The nuts and bolts of community newspaper reporting consist of keeping an eye on government — village boards, advisory commission decisions, school boards, township, police.

But what makes community journalism fun, colorful are the stories of interesting people and out-of-the-ordinary events that happen, without fail, every year. Here is a roundup of some of the more unusual stories from this year. 

“Dream ride runs through Riverside” (July 29)

Hanna Elshoff rode into Riverside on her ELF — an egg-shaped, solar-powered bicycle — on July 23. She was lost.

But she didn’t stay lost for long. The now 73-year-old Chatfield, Minnesota, resident who immigrated to the United States from Germany in 1961 enjoyed her pit stop in Riverside, but within a couple hours was on her way to south suburban Lansing.

A member of Lions International, Elshoff had left Minnesota on May 1 and was in the midst of a journey she imagined would take two years. Her final destination was to be Plains, Georgia, to get President Jimmy Carter’s autograph.

Well, here’s what happened:

Elshoff spent much of August and September pedaling through Indiana and Michigan (she was all over the state of Michigan). In mid-September, she gave a speech at the Lions Fun Festival in Grand Rapids. Then she began to head south.

She pedaled through Indiana and into Kentucky. On her 73rd birthday on Nov. 10, Elshoff was in Tennessee, heading into Alabama. 

By Nov. 25, she had made her way to just east of Columbus, Georgia, about 40 miles from Plains, when she decided to rent a car and drive back to Minnesota. She was home on Thanksgiving Day.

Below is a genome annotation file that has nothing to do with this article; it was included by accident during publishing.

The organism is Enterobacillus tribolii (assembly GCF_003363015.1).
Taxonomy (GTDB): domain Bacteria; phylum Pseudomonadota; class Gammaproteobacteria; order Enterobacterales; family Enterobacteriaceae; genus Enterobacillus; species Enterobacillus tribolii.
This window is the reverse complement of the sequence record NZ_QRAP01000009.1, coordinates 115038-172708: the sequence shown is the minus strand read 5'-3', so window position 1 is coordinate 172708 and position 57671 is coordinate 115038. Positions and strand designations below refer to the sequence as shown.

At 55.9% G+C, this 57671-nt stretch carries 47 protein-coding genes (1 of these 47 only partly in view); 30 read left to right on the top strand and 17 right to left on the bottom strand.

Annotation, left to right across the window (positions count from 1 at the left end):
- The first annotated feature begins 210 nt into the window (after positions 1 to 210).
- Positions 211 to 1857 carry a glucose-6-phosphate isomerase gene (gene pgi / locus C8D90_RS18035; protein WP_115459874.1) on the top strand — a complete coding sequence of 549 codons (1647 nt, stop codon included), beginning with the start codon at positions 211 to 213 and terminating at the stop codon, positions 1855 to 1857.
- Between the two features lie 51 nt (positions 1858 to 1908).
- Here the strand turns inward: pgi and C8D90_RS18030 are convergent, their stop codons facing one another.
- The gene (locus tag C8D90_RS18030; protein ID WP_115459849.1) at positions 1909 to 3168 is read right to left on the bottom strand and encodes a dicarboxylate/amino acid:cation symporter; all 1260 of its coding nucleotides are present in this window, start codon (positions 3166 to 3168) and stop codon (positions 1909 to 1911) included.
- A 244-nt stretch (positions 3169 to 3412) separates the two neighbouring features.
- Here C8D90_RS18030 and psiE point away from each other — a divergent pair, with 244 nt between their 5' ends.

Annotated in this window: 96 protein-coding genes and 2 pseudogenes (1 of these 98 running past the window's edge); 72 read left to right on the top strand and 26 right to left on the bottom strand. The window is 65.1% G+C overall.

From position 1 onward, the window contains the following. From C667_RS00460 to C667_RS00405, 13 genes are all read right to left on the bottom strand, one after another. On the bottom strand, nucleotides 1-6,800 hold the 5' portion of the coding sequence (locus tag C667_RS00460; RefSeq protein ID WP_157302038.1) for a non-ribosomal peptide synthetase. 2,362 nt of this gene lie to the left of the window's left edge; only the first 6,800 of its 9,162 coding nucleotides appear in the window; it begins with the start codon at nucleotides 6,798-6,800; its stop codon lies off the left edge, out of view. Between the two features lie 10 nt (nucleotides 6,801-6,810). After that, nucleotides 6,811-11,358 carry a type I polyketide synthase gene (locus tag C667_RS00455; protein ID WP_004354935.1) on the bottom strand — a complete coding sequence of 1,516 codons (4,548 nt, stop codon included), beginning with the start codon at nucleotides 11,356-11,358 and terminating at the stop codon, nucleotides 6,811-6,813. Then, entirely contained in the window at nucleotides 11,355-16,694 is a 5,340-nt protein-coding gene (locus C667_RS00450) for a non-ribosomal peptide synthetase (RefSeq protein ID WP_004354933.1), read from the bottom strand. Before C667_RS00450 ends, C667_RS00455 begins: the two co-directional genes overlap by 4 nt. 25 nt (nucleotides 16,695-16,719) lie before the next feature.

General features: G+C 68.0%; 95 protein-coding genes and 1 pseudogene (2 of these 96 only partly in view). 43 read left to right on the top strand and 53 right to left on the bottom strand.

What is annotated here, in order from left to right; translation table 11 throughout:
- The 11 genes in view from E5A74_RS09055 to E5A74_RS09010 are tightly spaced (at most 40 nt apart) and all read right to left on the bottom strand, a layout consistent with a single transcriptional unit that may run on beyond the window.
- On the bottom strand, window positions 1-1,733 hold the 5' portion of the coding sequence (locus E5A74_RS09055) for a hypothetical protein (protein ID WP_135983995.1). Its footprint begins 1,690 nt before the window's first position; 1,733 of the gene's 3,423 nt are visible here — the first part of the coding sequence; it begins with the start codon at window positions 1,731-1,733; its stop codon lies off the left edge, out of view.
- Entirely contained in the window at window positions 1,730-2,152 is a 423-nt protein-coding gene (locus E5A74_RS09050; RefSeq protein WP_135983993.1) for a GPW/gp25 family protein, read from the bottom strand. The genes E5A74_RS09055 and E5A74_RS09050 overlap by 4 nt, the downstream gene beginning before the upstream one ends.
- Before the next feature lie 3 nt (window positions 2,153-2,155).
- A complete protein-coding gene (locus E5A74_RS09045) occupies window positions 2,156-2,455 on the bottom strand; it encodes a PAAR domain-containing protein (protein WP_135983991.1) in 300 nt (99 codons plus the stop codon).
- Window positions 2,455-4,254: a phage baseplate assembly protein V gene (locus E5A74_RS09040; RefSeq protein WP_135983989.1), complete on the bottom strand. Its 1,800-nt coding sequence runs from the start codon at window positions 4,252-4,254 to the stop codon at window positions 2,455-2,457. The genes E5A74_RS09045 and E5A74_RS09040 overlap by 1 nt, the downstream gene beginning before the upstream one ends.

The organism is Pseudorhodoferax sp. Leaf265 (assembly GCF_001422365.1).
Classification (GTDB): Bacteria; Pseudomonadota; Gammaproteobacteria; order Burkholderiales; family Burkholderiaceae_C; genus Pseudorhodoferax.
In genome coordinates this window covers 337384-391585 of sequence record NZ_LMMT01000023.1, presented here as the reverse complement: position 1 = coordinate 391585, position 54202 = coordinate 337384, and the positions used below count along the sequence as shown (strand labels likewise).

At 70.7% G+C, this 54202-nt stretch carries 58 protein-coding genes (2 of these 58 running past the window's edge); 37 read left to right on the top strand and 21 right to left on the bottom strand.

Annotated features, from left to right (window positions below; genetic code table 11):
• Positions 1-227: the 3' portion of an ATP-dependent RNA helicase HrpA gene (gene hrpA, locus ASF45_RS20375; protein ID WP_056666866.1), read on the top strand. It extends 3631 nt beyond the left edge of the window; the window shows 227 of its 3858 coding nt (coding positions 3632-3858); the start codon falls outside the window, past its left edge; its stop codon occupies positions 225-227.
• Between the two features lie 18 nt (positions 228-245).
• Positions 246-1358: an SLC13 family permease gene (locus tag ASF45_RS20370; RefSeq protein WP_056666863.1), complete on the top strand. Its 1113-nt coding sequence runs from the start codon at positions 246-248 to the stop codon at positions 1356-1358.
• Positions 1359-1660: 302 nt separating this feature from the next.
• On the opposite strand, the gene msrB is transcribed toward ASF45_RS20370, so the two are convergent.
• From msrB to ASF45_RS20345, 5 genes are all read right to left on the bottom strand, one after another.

The trouble, you see, was that in order to schedule an appointment to actually see Jimmy Carter, it would take about six weeks. She could have gone to Plains and could have seen him, but she wouldn’t be able to get close.

So she improvised.

Leaving the ELF in Georgia, Elshoff went home. She’s scheduled to speak at a Lions event in Rochester, Minnesota, on Jan. 23. In the meantime, she’s attempting to schedule an appointment with the former president for early 2016.

“I’m totally fine with whatever happens,” Elshoff said in a phone interview with the Landmark in late November. “This whole journey has become surreal. I’m not at all disappointed. If I don’t get the signature now, it’s OK, too.”

If she’s able to get something set up with Carter, she’ll head back down to Georgia and clamber back into the ELF and finish the journey.

Whatever happens, Elshoff will have made a lot of new friends during her journey, which she chronicled on her Facebook page “Hanna’s Dream Ride.”

“The hardest part of the trip is whenever I have to say goodbye,” Elshoff said. “I’m really not sure what to call ‘home’ because everywhere I was felt like home.”